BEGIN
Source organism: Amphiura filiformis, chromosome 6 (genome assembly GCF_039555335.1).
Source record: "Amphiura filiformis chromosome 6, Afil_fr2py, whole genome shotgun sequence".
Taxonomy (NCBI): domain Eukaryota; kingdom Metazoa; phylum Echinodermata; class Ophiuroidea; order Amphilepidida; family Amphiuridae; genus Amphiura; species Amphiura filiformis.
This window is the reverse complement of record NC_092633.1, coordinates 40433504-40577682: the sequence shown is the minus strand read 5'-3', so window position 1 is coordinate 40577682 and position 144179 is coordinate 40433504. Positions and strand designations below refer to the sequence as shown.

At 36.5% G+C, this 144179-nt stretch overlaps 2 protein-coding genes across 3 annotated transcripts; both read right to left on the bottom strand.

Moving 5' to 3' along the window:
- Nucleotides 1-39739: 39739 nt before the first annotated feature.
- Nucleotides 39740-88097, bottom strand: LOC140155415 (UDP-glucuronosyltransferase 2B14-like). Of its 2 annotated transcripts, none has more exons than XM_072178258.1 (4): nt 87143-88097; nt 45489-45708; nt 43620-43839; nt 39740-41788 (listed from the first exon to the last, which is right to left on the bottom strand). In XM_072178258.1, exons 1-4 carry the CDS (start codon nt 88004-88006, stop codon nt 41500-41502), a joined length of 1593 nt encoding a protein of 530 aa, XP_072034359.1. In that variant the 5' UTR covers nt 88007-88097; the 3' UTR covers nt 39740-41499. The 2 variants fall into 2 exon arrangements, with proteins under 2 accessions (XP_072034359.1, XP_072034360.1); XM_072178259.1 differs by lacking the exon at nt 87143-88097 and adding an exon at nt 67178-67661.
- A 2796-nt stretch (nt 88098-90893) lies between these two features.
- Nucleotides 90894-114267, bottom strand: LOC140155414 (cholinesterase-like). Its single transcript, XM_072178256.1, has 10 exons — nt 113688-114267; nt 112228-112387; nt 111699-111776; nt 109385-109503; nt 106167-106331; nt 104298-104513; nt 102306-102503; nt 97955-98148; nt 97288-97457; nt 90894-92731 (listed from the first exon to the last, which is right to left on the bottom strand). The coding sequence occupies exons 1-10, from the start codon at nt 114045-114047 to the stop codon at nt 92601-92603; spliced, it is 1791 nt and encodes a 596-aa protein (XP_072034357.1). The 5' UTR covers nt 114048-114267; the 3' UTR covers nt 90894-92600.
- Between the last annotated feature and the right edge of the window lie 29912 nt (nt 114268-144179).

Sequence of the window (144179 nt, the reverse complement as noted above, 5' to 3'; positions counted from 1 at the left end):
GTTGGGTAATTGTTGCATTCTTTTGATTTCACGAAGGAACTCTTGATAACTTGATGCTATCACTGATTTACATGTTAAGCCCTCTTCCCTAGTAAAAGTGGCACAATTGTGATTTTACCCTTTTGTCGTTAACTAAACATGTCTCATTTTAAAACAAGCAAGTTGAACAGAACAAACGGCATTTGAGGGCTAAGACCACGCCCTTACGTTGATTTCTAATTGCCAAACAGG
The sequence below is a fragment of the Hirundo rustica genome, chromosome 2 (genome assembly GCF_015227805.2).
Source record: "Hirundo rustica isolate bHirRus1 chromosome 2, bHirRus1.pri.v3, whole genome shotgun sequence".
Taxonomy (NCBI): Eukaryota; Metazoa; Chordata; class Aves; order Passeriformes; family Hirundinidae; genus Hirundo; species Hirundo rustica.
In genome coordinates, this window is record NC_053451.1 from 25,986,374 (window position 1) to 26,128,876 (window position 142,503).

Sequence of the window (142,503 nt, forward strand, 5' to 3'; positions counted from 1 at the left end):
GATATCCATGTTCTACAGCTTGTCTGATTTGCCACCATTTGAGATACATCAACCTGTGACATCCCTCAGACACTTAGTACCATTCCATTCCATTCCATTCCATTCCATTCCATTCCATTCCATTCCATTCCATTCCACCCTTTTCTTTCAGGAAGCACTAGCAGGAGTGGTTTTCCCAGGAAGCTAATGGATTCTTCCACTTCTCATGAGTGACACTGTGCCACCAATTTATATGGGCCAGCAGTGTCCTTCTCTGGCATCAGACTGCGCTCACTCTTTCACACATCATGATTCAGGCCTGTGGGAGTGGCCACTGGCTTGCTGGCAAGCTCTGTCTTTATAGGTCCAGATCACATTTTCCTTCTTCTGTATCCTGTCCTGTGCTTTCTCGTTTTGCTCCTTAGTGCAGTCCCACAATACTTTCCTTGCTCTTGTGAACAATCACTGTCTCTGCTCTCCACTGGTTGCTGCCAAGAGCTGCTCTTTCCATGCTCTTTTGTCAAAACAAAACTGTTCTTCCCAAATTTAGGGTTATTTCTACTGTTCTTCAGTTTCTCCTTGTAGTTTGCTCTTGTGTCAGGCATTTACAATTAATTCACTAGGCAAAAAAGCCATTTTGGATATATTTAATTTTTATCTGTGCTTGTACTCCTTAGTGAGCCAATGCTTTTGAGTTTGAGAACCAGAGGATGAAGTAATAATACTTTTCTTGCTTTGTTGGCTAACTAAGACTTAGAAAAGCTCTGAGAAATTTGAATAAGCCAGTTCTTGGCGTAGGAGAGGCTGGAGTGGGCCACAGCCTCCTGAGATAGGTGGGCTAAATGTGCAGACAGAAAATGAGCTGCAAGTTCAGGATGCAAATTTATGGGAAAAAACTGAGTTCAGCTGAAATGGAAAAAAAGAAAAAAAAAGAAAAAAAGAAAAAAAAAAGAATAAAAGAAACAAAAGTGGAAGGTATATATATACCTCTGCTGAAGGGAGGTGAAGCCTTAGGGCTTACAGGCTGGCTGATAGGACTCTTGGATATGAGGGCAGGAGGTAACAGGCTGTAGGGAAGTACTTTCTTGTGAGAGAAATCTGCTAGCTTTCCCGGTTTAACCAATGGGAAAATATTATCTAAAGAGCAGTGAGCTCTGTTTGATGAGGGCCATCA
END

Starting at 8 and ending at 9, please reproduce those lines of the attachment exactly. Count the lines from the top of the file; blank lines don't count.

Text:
- Nucleotides 39740-88097, bottom strand: LOC140155415 (UDP-glucuronosyltransferase 2B14-like). Of its 2 annotated transcripts, none has more exons than XM_072178258.1 (4): nt 87143-88097; nt 45489-45708; nt 43620-43839; nt 39740-41788 (listed from the first exon to the last, which is right to left on the bottom strand). In XM_072178258.1, exons 1-4 carry the CDS (start codon nt 88004-88006, stop codon nt 41500-41502), a joined length of 1593 nt encoding a protein of 530 aa, XP_072034359.1. In that variant the 5' UTR covers nt 88007-88097; the 3' UTR covers nt 39740-41499. The 2 variants fall into 2 exon arrangements, with proteins under 2 accessions (XP_072034359.1, XP_072034360.1); XM_072178259.1 differs by lacking the exon at nt 87143-88097 and adding an exon at nt 67178-67661.
- A 2796-nt stretch (nt 88098-90893) lies between these two features.